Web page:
Global Alliance on Disability and Health Innovation (GANDHI) (2016-2017)

Background

Life can change in an instant. Without notice, an acute illness or injury can result in life-altering disability with a rippling effect that extends far beyond the individual and years into the future. The World Health Organization estimated in 2011 that 15 percent of the world’s population has some form of disability. Of the one billion people living with disability, more are women, and between 110 and 190 million have severe functional impairment. The most vulnerable and underserved population is those who suffer acutely from loss of functionality and drastic change in social roles as they transition home from the hospital. Yet this experience is not well understood; most measures quantify death, readmissions and burden without considering quality of life and different influences in the surrounding system.

Project Description

This project will establish a Global Alliance on Disability and Health Innovation (GANDHI) to examine disability from multiple perspectives and cultures. The Alliance will support the development of innovative interdisciplinary approaches to promote functional independence, community reintegration and an improved quality of life after an acute injury or illness. We aim to determine the system of services and support needed for adults newly living with disability to achieve their greatest quality of life.

Team members will develop a framework that will guide the design and data collection efforts of the Alliance. It will then be prepared as the first interdisciplinary internationally advised methods paper from the Alliance. Summer pilot studies will collect data at different levels of the framework, representing a low, middle and high income country (Tanzania, Argentina, United States, respectively). Individual studies will be published. In a Fall 2016 seminar course on life with disability around the globe, students at all levels will be paired with our global partners in ten countries (China, Singapore, Sweden, Norway, Netherlands, Brazil, Argentina, Tanzania, Uganda, U.S.). These partnerships will support students’ exploration of the trajectory of health and the system that supports individuals with disability after an acute injury or illness. Using a structured data collection protocol, participants will collectively produce a multi-country comparison.

Global fieldwork is possible for interested students and will involve conducting patient and family observations. In Spring 2017 a website of our preliminary findings will be developed and a forum will be held, both for dissemination locally and to get advisor and broader stakeholder input to plan for the following year.

Anticipated Outcomes

Published framework for global alliance on disability research; multi-country comparison study; website presenting preliminary findings and featuring partner programs; Global Alliance 2017 forum

Related Course

Bass Connections Fall 2016 seminar course: Living with Disability around the Globe

Timing

Fall 2016 – Spring 2017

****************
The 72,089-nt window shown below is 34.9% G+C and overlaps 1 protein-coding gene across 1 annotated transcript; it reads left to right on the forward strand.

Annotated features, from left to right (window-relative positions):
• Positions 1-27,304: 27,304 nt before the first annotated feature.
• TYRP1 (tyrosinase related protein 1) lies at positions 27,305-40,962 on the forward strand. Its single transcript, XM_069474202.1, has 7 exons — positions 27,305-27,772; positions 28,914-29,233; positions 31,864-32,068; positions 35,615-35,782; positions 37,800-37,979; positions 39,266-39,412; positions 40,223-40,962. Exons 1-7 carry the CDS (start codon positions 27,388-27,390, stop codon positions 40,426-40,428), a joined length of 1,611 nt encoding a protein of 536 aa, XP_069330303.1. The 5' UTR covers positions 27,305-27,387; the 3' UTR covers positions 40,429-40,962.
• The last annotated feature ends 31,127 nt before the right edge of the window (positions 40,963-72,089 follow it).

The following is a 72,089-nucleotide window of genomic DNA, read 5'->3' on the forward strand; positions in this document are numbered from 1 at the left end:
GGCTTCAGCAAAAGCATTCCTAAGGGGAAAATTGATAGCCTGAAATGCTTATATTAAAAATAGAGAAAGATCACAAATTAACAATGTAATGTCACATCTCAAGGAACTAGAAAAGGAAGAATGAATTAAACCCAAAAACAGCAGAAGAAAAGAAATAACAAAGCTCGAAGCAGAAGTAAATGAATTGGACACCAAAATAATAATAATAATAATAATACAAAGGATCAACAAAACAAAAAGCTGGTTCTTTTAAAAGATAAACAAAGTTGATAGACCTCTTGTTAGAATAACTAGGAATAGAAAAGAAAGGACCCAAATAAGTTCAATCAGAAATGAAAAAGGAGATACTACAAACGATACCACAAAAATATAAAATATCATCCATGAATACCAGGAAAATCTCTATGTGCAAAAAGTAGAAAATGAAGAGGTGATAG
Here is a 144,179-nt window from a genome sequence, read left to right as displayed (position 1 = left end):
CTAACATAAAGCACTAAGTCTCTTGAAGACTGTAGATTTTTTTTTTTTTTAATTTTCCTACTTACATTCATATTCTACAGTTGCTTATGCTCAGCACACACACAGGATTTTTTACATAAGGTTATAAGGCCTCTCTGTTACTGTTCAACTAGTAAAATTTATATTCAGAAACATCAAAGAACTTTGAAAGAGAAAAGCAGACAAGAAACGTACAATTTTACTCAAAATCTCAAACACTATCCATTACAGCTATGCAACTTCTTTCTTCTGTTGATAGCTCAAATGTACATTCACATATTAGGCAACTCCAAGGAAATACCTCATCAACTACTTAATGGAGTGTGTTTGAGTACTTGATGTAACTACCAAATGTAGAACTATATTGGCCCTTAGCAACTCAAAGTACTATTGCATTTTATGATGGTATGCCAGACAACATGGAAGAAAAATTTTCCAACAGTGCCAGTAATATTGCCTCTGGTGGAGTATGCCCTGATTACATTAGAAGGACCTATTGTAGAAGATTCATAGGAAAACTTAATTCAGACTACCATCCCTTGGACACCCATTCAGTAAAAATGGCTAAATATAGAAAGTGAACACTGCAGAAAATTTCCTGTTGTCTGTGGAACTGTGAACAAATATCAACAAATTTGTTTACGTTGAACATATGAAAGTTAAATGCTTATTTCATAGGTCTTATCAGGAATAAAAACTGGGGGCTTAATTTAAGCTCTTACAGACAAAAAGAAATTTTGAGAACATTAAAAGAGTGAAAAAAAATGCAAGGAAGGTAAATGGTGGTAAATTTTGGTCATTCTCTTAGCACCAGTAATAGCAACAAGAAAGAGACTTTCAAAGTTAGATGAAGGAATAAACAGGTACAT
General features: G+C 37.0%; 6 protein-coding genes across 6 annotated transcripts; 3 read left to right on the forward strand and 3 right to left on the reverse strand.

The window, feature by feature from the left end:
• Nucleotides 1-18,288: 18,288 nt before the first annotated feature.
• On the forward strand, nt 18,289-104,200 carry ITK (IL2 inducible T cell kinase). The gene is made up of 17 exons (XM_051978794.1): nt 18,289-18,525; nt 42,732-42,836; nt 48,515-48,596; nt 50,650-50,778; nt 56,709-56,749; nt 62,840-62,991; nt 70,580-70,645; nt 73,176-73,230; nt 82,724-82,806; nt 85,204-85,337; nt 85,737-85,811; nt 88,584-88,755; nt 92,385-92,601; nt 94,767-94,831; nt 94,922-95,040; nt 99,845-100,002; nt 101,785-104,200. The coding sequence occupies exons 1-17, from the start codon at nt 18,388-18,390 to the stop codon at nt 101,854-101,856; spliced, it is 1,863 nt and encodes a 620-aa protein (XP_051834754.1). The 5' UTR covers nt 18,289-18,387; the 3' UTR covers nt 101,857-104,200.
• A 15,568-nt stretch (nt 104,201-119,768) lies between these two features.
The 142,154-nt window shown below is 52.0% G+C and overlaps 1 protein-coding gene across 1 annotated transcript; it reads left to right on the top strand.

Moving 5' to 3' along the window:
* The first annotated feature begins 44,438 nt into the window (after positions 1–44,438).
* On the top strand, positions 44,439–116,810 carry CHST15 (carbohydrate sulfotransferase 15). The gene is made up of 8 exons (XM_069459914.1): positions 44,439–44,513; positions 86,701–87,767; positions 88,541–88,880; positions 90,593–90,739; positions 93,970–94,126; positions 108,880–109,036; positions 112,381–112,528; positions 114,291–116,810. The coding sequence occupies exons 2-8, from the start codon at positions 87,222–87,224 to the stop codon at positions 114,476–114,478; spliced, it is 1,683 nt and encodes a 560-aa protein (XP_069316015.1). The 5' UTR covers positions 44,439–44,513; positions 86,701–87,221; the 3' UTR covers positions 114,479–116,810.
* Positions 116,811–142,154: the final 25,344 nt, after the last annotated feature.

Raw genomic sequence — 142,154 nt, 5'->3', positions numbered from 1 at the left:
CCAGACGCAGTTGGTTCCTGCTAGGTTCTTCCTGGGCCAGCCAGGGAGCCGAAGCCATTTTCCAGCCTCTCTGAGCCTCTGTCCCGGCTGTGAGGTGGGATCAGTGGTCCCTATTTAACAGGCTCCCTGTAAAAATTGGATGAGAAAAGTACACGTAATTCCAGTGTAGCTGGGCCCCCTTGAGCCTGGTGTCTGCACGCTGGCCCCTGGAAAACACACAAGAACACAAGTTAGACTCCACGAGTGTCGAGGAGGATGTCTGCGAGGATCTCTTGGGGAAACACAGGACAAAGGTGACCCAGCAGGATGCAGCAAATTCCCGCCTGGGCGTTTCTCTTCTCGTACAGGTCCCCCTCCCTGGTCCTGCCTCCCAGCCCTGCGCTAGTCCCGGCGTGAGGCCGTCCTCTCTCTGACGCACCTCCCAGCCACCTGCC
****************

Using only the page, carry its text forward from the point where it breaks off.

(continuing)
Crediting

Fall seminar course = 3 credits; independent study credit available for spring semester

Team Outcomes to Date

Presentation in the Innovation Section of the Annual Research Meeting of AcademyHealth in Boston, June 26, 2016

Project website

This Team in the News

Cultivating Clinicians: Interprofessional Development in Global Health – Student Reflections from Bass Connections GANDHI

5 Things to Know about Inclusive Education

Bass Connections Seeking Proposals for New Projects

Themes

Faculty/Staff Team Members

Janet Prvu Bettger, School of Medicine - Orthopaedic Surgery*
Harvey Jay Cohen, Center for Study of Aging & Human Development
Deborah Gold, School of Medicine - Psychiatry & Behavioral Sciences; Center for Study of Aging & Human Development
Adam Goode, School of Medicine - Physical Therapy
Bradi Granger, School of Nursing and Duke Heart Center
Michel Landry, School of Medicine - Physical Therapy
Gary Maslow, School of Medicine - Psychiatry and Behavioral Sciences
Truls Ostbye, School of Medicine - Community & Family Medicine
Laura Richman, Trinity - Psychology & Neuroscience
Emily Smith, School of Medicine - Division of Global Neurosurgery and Neuroscience*
Catherine Staton, School of Medicine - Surgery*
Kearsley Stewart, Duke Global Health Institute
Donald Taylor, Sanford School of Public Policy
Elizabeth Turner, School of Medicine - Biostatistics & Bioinformatics
Joao Vissoci, School of Medicine - Department of Emergency Medicine, DGNN
Heather Whitson, School of Medicine - Medicine - Geriatrics
Gavin Yamey, Duke Global Health Institute

Graduate Team Members

Sarah Jean Barton, Divinity - Doctor of Theology
Kira Battle, Doctor of Physical Therapy
Deena El-Gabri, Master of Science in Global Health
Christopher Fitzgibbon, Pratt - Mechanical Engineering and Material Scienc
Anna Martin, Sanford School - Master of Public Policy
Shem Opolot, Master of Science in Global Health
Michelle Roberts, Master of Science in Global Health
Jasmine Seider, Doctor of Physical Therapy
Alissa Stavig, Doctor of Medicine
Brittney Sullivan, School of Nursing - PhD in Nursing

Undergraduate Team Members

Mathama Malakha Bility, Public Policy Studies (AB)
Nelia Ekeji, Biology (AB), English (AB2)
Sophie Haet, Public Policy Studies (AB)
Yuhkai Lin, Chemistry (BS)
Chelsea Liu, Computer Science (AB)
Elish Mahajan, Biology (BS)
Maaz Mulla, Biology (BS)
Rachel Shapiro
Jacqueline Xu, Global Health (AB), Public Policy Studies (AB2)

* denotes team leader

Status

Active